The Southeastern Conference is expected to ban social media for fans in a bid to protect its exclusive deal with media companies ESPN and CBS. In clear this means that fans will not be allowed to blog, tweet, upload (live) videos or even update their Facebook status during games. Both companies are paying the conference $3m for the broadcast rights over the next 15 years.
In the actual digital era it is not new anymore for news to be broken on the popular social media platforms and often games can be followed on Twitter or on many a fan page on Facebook. Sometimes live video finds it way to streaming platforms such as Qik or captures are uploaded only minutes after important events to Youtube. The SEC now calls these fan activities illegal.
Ticketed fans can’t produce or disseminate (or aid in producing or disseminating) any material or information about the Event, including, but not limited to, any account, description, picture, video, audio, reproduction or other information concerning the Event.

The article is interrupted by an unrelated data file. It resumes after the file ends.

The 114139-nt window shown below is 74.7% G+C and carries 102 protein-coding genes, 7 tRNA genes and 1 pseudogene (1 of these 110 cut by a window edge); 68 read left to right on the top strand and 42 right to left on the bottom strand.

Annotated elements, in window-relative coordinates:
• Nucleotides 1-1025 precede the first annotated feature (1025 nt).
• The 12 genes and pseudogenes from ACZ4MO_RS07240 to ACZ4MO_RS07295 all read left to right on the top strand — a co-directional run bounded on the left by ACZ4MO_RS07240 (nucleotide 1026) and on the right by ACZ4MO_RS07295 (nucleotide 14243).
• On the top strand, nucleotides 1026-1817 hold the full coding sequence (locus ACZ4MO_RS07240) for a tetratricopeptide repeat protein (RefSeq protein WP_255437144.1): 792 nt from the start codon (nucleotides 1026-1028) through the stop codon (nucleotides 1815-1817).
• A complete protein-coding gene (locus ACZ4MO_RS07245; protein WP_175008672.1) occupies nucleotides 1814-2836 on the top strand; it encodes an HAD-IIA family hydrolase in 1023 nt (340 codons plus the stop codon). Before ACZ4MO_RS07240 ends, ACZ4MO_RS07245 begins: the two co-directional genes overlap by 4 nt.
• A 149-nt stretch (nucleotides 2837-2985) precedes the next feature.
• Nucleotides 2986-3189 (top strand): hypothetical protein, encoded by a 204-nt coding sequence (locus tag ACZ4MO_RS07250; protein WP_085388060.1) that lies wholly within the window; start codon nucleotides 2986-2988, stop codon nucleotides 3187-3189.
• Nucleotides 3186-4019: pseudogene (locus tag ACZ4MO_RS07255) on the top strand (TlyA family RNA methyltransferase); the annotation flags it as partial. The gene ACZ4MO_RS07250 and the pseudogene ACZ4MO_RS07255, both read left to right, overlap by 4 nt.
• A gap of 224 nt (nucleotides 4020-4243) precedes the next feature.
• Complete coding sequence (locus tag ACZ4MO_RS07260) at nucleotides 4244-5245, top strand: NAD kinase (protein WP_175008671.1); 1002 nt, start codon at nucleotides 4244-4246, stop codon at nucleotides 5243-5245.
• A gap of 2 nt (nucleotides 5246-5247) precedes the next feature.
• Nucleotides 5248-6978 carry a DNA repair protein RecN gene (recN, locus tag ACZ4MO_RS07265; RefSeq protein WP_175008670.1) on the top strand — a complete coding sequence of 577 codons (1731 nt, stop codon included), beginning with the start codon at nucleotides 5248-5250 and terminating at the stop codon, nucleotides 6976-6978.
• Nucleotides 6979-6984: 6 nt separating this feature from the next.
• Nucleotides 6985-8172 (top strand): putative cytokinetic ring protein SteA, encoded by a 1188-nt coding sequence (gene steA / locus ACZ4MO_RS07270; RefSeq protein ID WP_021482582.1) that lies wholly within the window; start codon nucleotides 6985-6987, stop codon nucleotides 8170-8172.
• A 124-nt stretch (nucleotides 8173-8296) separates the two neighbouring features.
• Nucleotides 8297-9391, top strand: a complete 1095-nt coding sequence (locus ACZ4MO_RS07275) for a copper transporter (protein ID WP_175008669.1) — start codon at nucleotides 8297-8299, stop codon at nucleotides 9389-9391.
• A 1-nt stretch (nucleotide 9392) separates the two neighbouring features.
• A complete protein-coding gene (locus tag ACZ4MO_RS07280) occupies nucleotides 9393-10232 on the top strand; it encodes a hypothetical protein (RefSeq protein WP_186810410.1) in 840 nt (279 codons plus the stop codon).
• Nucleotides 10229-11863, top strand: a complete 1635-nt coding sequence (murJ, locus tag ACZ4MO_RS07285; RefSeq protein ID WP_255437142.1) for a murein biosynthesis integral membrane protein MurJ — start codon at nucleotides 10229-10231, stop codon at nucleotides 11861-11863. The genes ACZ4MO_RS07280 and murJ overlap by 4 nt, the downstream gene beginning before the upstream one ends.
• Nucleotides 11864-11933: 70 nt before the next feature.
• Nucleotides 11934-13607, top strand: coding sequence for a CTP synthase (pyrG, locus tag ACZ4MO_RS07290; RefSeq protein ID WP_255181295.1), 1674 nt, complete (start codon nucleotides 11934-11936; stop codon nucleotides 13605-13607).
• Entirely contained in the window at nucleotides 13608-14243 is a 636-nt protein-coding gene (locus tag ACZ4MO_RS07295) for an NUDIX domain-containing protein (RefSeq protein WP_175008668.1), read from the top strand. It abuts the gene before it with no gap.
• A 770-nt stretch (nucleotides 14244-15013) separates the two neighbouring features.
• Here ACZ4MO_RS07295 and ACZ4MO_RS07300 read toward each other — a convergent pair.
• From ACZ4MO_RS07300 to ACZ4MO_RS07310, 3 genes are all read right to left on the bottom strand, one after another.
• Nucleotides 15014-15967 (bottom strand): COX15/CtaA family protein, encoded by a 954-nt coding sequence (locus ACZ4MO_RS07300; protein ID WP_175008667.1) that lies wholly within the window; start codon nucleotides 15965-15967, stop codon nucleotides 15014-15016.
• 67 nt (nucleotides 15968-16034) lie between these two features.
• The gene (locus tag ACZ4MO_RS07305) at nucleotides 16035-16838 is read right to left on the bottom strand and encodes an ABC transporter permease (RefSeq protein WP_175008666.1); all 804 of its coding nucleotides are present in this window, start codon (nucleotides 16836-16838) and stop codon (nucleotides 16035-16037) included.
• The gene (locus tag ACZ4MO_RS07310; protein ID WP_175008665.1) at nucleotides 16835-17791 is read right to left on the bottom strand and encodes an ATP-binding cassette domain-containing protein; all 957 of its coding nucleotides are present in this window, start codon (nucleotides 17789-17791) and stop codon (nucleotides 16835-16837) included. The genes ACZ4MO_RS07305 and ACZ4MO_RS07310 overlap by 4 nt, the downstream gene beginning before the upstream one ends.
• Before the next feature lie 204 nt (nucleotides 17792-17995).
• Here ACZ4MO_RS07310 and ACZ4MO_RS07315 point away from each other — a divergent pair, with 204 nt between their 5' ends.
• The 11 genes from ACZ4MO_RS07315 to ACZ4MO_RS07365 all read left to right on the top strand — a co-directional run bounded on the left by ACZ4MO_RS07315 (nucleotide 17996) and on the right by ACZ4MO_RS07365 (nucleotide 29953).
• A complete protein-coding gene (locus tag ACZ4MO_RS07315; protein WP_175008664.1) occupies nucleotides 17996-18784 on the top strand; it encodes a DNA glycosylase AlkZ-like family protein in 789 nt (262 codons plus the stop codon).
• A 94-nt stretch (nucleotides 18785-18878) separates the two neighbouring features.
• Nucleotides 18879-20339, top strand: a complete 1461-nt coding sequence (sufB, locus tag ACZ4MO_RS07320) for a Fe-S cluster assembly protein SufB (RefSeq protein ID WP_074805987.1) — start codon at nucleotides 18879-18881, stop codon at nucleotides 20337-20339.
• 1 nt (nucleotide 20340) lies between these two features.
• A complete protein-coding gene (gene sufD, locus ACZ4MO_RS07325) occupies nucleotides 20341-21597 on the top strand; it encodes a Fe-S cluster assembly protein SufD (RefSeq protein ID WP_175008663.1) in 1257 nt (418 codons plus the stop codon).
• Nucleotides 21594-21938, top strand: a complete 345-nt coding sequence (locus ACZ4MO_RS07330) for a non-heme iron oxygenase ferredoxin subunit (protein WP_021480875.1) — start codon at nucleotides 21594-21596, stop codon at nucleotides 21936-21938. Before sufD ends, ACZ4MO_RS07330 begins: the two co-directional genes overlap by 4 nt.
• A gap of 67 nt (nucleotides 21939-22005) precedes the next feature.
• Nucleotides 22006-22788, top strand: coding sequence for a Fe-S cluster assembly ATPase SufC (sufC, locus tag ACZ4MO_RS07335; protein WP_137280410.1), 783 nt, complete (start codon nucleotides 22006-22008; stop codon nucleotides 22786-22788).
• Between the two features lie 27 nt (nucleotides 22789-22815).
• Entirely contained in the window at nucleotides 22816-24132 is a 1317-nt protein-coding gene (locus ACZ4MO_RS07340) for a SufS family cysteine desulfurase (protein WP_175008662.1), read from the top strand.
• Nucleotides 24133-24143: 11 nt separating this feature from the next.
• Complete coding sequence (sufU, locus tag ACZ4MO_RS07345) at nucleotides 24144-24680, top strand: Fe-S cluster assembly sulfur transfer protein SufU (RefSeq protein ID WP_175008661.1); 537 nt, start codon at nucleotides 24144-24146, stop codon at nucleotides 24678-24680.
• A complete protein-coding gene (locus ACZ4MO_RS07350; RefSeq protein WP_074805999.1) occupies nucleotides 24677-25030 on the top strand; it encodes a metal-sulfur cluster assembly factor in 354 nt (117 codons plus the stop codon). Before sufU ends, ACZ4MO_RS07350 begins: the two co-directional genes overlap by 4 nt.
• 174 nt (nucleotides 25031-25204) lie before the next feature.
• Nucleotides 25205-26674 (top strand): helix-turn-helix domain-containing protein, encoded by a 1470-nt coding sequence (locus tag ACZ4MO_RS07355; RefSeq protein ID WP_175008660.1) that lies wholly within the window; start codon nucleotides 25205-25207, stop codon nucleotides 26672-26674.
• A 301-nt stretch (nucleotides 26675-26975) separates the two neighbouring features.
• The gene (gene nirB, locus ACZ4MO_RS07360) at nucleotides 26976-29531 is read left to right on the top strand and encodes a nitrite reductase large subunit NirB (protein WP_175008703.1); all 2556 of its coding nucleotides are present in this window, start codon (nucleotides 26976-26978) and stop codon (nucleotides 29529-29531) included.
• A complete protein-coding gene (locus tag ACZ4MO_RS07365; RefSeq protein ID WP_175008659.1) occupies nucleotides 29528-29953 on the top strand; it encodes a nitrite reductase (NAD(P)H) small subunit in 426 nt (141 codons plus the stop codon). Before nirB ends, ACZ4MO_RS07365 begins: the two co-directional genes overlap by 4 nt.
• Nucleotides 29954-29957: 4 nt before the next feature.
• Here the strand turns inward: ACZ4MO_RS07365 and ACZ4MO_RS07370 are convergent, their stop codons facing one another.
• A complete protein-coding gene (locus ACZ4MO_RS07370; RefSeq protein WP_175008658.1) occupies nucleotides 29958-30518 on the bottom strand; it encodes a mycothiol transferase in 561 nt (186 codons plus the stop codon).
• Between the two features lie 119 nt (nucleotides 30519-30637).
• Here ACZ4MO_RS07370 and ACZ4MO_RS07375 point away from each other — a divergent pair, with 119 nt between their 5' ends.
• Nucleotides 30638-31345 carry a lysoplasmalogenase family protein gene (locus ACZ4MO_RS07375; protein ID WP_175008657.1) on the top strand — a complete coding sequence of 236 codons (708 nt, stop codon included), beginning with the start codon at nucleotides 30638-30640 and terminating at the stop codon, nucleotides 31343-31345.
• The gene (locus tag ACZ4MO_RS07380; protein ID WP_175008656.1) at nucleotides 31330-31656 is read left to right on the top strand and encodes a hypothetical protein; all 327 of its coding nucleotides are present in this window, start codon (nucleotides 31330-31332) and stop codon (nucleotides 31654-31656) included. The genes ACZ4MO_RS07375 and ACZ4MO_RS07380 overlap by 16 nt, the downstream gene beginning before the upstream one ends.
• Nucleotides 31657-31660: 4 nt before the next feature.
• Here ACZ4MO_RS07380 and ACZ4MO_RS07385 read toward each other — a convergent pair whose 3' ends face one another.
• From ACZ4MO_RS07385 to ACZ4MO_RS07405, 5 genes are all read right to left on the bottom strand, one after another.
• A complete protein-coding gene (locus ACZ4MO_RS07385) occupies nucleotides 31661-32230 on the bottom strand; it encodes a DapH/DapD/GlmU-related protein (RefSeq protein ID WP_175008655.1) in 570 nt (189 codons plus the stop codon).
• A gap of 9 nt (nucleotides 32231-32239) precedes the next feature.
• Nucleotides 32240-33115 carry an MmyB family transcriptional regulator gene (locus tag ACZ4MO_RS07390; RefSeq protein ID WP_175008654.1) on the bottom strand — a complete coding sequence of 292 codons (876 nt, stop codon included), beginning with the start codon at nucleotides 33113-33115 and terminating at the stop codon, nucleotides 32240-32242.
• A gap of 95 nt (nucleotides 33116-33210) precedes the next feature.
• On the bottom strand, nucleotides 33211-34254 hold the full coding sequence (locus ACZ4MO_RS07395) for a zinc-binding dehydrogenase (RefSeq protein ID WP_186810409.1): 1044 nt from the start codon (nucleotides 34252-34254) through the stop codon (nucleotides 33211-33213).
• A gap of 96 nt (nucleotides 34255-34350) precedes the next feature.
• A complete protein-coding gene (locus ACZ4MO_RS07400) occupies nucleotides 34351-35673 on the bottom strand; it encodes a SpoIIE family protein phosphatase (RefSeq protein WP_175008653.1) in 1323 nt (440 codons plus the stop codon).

Is the SEC effectively trying to protect its revenue stream or actually censoring the fans?
Author: Franky Branckaute
Franky is CEO, Editor and 21/7 Muppet on Duty at Splashpress Media. Occasionally he even sleeps. More sporadically even he also blogs about the professional online life at iFranky. He also is regular Guest Lecturer on all things blogging and ‘web 2.0’ish’. Follow him on Twitter.